Tuesday, July 8, 2008

Two new (very different, very good) articles

  • Jared Hickman has a fascinating new article out in The New England Quarterly (LXXXI.2, pp.177-217). "The Theology of Democracy" traces American democratic theory back to its Puritan roots, particularly in John Milton and Roger Williams, and then forward to its Pragmatist refashioning, particularly in John Dewey and William James. Here is a quote from the article:

"This difference between the Puritan origin myth of democracy as a postlapsarian contract among fallen human beings in the absence of God and the pragmatist origin myth of democracy as a premortal council between divine human beings and God nicely encapsulates the paradoxical essence of our story of the theology of democracy: namely, that the theologically-based conception of democracy that emerged out of the seventeenth-century Puritanism was actually more secular in its conclusions than the sacred conceptions of democracy that subsequently emerged out of the supposedly secular philosophies of the American Enlightenment and American pragmatism. However, while the American Enlightenment sacralized its Christian republic in the patently antidemocratic terms of supernatural idealism and so made of the United States an imperial theocracy, American pragmatism managed to sacralize secular democracy uponthe premises of democratized theology. In so doing, pragmatism could finally lend ultimate credence and philosophical support to democracy as a 'way of life.'" (p.213)

  • Another impressive article by Christopher Malloy is out in the latest issue of The Thomist (72.1, pp. 1-44). "Subsistit in: Nonexclusive Identity or Full Identity?" takes on what is perhaps the most significant issue in Roman Catholic ecclesiology since Vatican II, the question of interpretiting the affirmation of Lumen Gentium 8 that "The Church of Christ subsists in the Catholic Church." Malloy critiques Francis Sullivan's position on subsistit in and offers one of exclusive and full identity with the Catholic Church. For those who haven't read it, Sullivan's most recent in a long line of contributions to the subsistit in debate is found in Theological Studies 69.1, pp. 116-124, "The Meaning of Subsistit in as Explained by the Congregation for the Doctrine of the Faith", where he engages with the 2007 CDF Responsa ad quaestiones.

10 comments:

  1. "a premortal council between divine human beings and God"

    Whoa! What are the origins of that position? Could you elaborate/send me a pdf of the article? I can't open it.

    We also need to look beyond the English roots of American democracy - There's a great book called "The Island at the Center of the World" that talks about the Dutch colony at Manhatten, and Dutch political philosophy that was absorbed by the English after they captured the colony.

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  2. I'll see what I can do to find an electronic copy... might not be available yet since it's the latest issue. I think the "premortal council" quote that you refer to shouldn't be taken literally, any more than the Puritan idea should be interpreted as saying that democracy arose from the actual fallen societies of the book of Genesis. Both of these should be read as origin myths to understand theoretically the political concept of democracy... in much the same way that the concept of a "social contract" doesn't necessitate an actually contract being drawn up and signed by all proto-societal people. The point is to differentiate the ideas behind a democracy that both Puritans and Pragmatists embraced, though from very distinct philosophical commitments.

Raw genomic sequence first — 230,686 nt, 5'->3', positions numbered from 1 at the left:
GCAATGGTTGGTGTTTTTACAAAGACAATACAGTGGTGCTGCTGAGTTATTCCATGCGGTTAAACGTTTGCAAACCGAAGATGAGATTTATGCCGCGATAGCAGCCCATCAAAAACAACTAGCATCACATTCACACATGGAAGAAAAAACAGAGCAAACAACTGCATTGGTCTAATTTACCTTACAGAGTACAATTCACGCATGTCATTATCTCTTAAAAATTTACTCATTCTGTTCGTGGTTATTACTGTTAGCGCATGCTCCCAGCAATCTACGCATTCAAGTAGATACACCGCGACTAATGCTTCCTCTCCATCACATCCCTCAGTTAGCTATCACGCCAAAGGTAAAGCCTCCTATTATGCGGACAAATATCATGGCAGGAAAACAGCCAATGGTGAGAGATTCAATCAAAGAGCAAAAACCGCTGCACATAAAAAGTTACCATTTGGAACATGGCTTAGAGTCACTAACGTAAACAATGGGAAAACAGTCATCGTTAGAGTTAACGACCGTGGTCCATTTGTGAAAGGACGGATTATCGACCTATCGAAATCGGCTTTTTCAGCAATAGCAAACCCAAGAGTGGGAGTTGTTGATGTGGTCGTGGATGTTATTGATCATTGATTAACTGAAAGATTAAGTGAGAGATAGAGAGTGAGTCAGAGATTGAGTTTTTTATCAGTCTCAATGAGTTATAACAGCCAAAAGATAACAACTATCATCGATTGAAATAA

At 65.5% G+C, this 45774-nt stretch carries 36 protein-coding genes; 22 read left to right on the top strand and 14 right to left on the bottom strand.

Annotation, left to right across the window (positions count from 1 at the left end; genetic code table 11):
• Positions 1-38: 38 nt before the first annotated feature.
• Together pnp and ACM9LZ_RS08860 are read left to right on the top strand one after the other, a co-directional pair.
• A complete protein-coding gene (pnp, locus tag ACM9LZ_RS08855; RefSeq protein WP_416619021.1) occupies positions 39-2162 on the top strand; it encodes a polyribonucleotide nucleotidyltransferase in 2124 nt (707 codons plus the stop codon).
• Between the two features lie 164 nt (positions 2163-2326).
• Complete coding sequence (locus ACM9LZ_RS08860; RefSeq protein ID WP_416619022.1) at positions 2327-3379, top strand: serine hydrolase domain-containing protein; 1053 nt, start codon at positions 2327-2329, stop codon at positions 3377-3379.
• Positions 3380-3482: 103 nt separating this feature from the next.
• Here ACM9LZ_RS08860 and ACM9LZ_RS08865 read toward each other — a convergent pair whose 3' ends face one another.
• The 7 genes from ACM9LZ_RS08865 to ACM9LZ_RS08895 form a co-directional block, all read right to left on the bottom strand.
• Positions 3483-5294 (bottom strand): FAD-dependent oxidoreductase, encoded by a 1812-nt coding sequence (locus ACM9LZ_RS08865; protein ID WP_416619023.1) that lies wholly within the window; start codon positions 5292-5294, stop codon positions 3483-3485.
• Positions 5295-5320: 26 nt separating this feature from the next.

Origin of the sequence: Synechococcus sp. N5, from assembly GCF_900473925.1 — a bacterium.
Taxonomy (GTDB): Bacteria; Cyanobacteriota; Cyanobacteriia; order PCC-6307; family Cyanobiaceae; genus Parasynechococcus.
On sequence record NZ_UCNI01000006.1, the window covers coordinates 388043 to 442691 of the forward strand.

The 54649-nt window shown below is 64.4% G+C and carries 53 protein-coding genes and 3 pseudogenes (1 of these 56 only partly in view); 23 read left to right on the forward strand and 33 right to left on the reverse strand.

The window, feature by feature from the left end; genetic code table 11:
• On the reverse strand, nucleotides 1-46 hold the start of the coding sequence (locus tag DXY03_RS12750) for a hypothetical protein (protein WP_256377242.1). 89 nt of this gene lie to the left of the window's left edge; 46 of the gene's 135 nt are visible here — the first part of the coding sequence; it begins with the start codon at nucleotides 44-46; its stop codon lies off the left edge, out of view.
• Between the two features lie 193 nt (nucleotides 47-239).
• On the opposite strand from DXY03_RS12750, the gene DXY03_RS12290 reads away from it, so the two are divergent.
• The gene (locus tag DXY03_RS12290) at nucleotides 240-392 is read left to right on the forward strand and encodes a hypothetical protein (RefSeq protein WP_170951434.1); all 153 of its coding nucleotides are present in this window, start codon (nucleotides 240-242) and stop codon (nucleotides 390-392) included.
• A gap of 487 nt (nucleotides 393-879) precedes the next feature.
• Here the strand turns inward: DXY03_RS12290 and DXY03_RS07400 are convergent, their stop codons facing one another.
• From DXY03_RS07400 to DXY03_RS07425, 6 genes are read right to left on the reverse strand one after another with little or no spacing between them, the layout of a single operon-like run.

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  3. dude - that is SOOO abstract. what the hell do you do with that then?

    A more historically grounded interpretation that is also worth considering is recognizing that democracy may not have really existed in this country in the late 1700s. A lot of people cite Jackson's administration as the real origin of democracy in America. Granted, the concept of "representation" was enshrined well before Andrew Jackson. It was "representation" in the republican form of government that we adopted that allowed the people to take over the government and broaden what the electorate meant. I think it's important that we see democracy as an unfolding story rather than something that was established. This is especially important when we think about the expansion of suffrage to women and African Americans only in the twentieth century.

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  4. We are NOT a "democracy." Our Founders hated and feared "democracy." We were founded as a Constitutional, representative REPUBLIC.

    John Lofton, Editor
    TheAmericanView.com
    JLof@aol.com

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  5. john -
    We are a democracy and a republic. the founders did establish a representative republic, as I had alluded to. They also established a process for amending the republic, and since that time we have followed THEIR process and broadened the suffrage. Now "democracy" is a pretty vague term - rule by the people - but the constitutional amendments that we have passed (which are consistent with the vision of the founders) I think justify the re-christening of our republic as a "democracy" as well. We are really a democratic republic, if you want to split hairs/be a jackass about it.